By Savitha Hira
Photography: Pradip Sen; Courtesy Abin Design Studio
Every once in while, we come across a project that stands apart for its treatment, its form-function integration, its climatic susceptibility, its contextual nuances....
“The past always catches up with you,” says Architect Abin Chaudhuri of Abin Design Studio, Kolkata. “And why shouldn’t it?” he continues, “Especially, when it offers you a rich heritage and unparalleled timeless grandeur.”
Orissa is a state widely known for its opulent cultural heritage and rich architecture. IMI Bhubaneswar situated in the eastern coastal plains of Orissa, is a campus that Abin has designed with keen eye on the city’s extreme tropical summer temperatures. The entire building is designed and oriented on site to minimize heat gain and reduce use of electro-mechanical energy.
With climate-responsiveness and local-material usage as the key guiding principles, the entire structure is woven around the biggest and most popular central court with a water moat around a centrally placed feature tower. A lot of attention has been paid to its spatial quality as this court acts as the nodal interactive zone, where students can spill out, unwind or just be inspired. The surrounding water moat acts as a natural exhaust, cooling the air passing over it, creating a solace even in the hot and sultry tropical climate. The iconic tower, akin to a life-size abstract sculpture in the centre of the plaza acts as a wind breaker and also helps in evaporative cooling; thus controlling the micro climate of the central plaza.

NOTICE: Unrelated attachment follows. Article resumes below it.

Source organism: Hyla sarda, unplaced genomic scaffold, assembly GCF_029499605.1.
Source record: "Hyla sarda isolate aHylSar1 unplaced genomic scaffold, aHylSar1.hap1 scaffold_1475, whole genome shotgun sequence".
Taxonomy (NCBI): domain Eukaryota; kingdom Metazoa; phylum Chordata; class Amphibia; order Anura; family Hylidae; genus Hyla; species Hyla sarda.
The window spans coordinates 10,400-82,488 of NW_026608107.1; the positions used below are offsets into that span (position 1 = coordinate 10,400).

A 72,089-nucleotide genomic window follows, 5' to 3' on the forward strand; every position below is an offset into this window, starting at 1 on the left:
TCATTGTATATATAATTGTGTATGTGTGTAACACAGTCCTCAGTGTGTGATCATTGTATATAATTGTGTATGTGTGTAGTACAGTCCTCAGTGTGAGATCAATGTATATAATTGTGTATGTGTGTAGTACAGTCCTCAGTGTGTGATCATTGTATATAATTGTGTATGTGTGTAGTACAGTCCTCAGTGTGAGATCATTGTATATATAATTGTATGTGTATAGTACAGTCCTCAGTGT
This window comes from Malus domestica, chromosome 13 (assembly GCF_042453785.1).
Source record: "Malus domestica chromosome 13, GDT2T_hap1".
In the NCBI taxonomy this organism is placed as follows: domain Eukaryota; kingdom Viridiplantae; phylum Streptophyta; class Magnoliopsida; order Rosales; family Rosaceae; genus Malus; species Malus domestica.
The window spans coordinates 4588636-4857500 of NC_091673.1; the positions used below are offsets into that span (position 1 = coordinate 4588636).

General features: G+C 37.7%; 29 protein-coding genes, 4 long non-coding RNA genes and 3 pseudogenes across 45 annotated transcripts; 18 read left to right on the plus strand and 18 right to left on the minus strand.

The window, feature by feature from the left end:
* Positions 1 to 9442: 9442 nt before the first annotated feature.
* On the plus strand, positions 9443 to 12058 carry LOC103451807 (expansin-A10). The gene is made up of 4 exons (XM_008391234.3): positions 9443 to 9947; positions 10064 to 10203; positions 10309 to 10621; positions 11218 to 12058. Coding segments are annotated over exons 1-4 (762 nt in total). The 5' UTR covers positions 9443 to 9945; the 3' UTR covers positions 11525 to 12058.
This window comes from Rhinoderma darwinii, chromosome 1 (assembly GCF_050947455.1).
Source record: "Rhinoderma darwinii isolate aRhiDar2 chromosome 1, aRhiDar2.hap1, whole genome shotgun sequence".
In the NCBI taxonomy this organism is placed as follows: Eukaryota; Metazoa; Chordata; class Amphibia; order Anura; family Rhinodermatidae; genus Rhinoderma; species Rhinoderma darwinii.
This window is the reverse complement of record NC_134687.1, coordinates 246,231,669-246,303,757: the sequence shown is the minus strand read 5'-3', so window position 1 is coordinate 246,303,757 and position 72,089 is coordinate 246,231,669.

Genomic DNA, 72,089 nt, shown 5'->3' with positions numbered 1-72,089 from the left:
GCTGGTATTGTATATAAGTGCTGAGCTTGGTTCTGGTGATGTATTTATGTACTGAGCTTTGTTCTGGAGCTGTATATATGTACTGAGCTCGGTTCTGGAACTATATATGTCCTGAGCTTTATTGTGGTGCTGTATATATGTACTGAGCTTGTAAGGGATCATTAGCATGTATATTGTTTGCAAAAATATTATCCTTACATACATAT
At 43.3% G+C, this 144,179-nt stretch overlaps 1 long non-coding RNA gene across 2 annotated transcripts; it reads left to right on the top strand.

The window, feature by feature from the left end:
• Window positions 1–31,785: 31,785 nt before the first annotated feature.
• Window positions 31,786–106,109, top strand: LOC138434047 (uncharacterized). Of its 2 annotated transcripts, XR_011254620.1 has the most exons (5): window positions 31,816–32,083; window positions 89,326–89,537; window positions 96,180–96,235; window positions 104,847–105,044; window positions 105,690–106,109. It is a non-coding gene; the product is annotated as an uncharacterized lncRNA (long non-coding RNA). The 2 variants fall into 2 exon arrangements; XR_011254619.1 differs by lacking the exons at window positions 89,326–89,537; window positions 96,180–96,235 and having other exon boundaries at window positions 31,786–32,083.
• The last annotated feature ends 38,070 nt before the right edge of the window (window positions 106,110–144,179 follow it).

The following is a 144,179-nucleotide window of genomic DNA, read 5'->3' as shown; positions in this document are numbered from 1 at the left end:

There is a strong interaction of spaces as the peripheral library and academic blocks are linked via a shaded walkway. This interface is ably furthered by the juxtaposition of interior spaces that allows for optimum daylight penetration, aided by the huge glass wall in the library atrium.
While the atrium of the library block is pushed outside via an inclined glass box to invite natural light and subsequently reduce the cost for artificial lighting, it also acts as a strong visual element in the architectural makeup. Not just that, the glass block is strategically positioned to cast shadows all over the central plaza at different times of the day to create comfortable outdoor spaces in the scorching heat.
The architectural language is rustic and earthy with Laterite and Khondalite stones used for the outdoor areas. The central stepped plaza is designed using solid Laterite blocks. To substantially cut down heat absorption, large overhangs are integrated in the design to create huge shadows on the building itself and the outdoor spaces. Incidentally, only a part of the outer facade avers to the cultural thread of the city in a direct connect – via a representational mural of temple replicas – the only traditional touch in the contemporary disposition.
Ecological considerations are furthered with rain water harvesting technologies that are deployed to conserve water; with water bodies throughout the site acting as catchment areas. Furthermore, low VOC paints are extensively used keeping in mind the indoor air quality and public health.
Abin sums up his project with two distinct quotes:
“Ah to build, to build! That is the noblest of all the arts!” said Henry W. Longfellow and Ar. Frank Gehry has said “Architecture should speak for its time and place, but yearn for timelessness.”
This design is an attempt to build with a strong spatial quality, endeavouring timeless appeal.